Entries for November 2009
I just finished fixing some bugs, and put finishing touches on PainlessSVN 1.1.0. This has been long in coming, and I'm very happy with the results. I am now concentrating on the installation script and testing it in different versions of Windows. I'm hoping that this takes no longer than a week (hopefully, less than that). I will reset the trial, so that people who have previously downloaded, can trial again.
Here are few screenshots of the new UI in Windows 7 Ultimate x64:
I've decided that I have to be better at releasing things. I have several completed enhancements for PainlessSVN, but I have held back, because I wanted a lot of other ones to be done. No more. I will release a new version, when I do a bug fix or a single feature is completed and tested.
- Automatic Subversion server discovery
- Automatic PainlessSVN configuration, if server is found in above step
- Configuration wizard
- More information on objects selected in treeview, on the contents pane
- Status of svnserve Windows service, if any is found
These enhancements are done and have been sitting in my repository for a couple months. Just need to get this packaged for release. This will be done very soon, as soon as I get all of my release tools configured.
- PainlessSVN Solo (Standard) released
- Start and Stop Windows service for svnserve
- The ability to create a Windows service for svnserve, if none is found
This code is also already written, and sitting in my repository. I still need setup the release bits for PainlessSVN Solo.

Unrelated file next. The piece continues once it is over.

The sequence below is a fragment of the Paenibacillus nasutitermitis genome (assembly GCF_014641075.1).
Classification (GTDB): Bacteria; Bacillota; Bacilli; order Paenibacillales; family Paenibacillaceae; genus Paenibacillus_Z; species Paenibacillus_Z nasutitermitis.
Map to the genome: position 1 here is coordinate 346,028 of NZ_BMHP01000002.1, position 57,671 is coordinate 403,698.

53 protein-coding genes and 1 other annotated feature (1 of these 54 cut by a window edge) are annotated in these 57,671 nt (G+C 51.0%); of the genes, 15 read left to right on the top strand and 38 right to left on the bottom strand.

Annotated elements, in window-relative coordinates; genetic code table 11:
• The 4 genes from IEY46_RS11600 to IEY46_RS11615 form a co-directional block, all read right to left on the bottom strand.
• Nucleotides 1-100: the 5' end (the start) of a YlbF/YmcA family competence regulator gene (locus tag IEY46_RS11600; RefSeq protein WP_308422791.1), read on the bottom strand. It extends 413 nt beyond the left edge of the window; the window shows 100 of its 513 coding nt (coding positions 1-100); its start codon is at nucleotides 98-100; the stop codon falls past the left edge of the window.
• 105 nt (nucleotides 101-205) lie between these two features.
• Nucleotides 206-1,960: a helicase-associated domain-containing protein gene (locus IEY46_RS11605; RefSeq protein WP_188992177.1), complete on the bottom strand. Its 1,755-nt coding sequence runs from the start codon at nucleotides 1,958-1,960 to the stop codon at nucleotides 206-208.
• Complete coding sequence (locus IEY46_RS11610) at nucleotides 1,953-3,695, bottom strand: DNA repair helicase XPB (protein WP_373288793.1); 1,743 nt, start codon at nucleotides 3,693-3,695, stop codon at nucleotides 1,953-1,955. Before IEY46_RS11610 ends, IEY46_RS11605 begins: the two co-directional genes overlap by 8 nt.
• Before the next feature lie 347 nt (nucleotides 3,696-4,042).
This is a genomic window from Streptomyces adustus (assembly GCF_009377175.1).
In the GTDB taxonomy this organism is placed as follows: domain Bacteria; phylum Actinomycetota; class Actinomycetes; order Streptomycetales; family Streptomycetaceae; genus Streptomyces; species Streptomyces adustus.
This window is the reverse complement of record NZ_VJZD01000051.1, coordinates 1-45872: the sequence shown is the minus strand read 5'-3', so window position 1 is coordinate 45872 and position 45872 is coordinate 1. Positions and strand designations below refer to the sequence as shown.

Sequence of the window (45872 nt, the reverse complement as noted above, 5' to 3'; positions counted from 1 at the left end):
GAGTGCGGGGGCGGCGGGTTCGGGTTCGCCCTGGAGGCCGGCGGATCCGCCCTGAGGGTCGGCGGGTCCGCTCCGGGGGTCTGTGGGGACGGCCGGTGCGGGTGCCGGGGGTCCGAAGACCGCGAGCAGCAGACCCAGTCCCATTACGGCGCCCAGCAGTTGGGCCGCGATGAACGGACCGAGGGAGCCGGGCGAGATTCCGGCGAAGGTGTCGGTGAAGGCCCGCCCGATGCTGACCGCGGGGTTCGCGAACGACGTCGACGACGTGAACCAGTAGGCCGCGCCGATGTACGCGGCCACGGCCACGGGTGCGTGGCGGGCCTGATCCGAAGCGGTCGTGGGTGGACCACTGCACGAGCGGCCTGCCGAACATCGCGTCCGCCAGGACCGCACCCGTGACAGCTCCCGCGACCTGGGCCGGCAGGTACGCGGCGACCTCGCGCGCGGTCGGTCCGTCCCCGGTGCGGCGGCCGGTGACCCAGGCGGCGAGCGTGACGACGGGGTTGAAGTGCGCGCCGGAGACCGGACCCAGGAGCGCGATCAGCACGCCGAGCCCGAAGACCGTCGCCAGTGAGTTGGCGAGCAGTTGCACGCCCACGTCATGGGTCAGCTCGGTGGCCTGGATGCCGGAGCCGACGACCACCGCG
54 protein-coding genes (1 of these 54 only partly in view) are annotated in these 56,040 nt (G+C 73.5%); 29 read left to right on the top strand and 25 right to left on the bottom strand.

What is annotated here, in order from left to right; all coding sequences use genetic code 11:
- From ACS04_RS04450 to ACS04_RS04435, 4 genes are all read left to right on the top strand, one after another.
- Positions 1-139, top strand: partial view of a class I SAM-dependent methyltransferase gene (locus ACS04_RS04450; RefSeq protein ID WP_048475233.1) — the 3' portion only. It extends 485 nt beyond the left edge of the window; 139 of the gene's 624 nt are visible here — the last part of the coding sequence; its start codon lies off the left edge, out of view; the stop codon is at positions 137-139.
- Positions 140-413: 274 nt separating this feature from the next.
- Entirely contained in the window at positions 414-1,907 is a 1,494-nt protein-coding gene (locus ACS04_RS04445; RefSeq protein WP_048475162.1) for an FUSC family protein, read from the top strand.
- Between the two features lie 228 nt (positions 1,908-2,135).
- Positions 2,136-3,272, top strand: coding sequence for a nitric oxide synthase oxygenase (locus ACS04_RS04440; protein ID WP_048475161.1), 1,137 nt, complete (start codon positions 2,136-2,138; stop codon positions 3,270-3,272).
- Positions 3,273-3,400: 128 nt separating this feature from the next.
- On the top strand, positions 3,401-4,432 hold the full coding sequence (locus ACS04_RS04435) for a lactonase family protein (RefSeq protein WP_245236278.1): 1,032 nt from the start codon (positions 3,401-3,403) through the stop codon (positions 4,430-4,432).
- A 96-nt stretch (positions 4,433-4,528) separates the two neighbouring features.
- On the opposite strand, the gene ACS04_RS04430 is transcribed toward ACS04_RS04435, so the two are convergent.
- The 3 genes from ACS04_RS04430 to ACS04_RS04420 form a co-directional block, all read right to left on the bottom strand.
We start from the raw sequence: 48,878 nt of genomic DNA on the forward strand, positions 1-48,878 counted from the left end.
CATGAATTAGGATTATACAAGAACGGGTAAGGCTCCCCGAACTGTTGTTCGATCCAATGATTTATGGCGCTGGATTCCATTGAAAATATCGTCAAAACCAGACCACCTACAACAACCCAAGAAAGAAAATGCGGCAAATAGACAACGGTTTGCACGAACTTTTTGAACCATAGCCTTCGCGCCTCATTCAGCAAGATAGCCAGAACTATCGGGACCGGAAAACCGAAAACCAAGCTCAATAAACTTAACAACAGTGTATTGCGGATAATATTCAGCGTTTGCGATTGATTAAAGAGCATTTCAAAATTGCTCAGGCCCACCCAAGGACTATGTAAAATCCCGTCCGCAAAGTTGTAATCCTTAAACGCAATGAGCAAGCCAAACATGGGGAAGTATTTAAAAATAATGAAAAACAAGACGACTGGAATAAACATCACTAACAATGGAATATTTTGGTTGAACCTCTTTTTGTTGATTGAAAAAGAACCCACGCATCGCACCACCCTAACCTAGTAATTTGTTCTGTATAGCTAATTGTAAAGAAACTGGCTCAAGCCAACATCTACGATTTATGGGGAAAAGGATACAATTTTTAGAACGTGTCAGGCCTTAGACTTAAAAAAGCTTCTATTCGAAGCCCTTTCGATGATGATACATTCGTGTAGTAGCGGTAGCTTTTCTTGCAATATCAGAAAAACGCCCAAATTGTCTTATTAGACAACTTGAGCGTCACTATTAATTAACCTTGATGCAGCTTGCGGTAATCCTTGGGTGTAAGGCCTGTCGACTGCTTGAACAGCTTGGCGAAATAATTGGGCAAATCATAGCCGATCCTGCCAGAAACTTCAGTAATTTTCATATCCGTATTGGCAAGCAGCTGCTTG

- Repository grouping by Realms
- Path-based security
These are about 50% done. The other 50% is for actually editing the Realms' information and configuring the path-based security. I haven't decided if I want to tackle drag-n-drop in this release yet, as I want to just put out what I already have coded.
This code is done, but needs an UI. That will take some time to get right.
This is code that I haven't written yet, but here is some of the stuff that I want to tackle:
- Manage common actions done by hook scripts with a UI
- Plugin system for custom server actions. Basically custom dlls that are usually done with hook scripts, but done with plugins instead
- Enabling and configuring SSH on the server for svn+ssh:// protocols
- Enabling and configuring SASL security
- Downloading and installation of a Subversion distribution, ie Tigris, CollabNet, and SlikSVN
- Editing and syntax-hilighting for already existing hook scripts
- Create a better backup experience for repositories.
This is a lot of work for a single person, but it should keep me busy.
Justin (who didn't leave a last name) left a comment on how to debug MMC 3.0 snapins in Windows 7 x64 and Visual Studio 2008. I want to put this on its own blog post, so that I can find it easier. I'll just repost Justin's comment here:
I recently struck this problem with VS2008 on Windows 7 x64 as well.
I eventually found a solution :)
The solution is to directly use the 32 bit version of mmc at this path:
C:\Windows\SysWOW64\mmc.exe rather than the one in System32.
you still need the -32 flag as in your screenshot.
When you try and debug via "C:\Windows\System32\mmc.exe -32" what actually happens is the debugger attaches to the 64bit version which starts the 32bit version(in SysWOW64) and then closes itself hence why it stops debugging immediately.
You can start the snapin that you are debugging on the command line. This is extremely convinient. Here's a screenshot with Justin's findings:
This is on the project's properties page, on the "Debug" tab.
Now, if I could just figure out how to get the keyboard shortcuts back. They disappeared a couple days ago, and haven't been able to get them back. *boggle*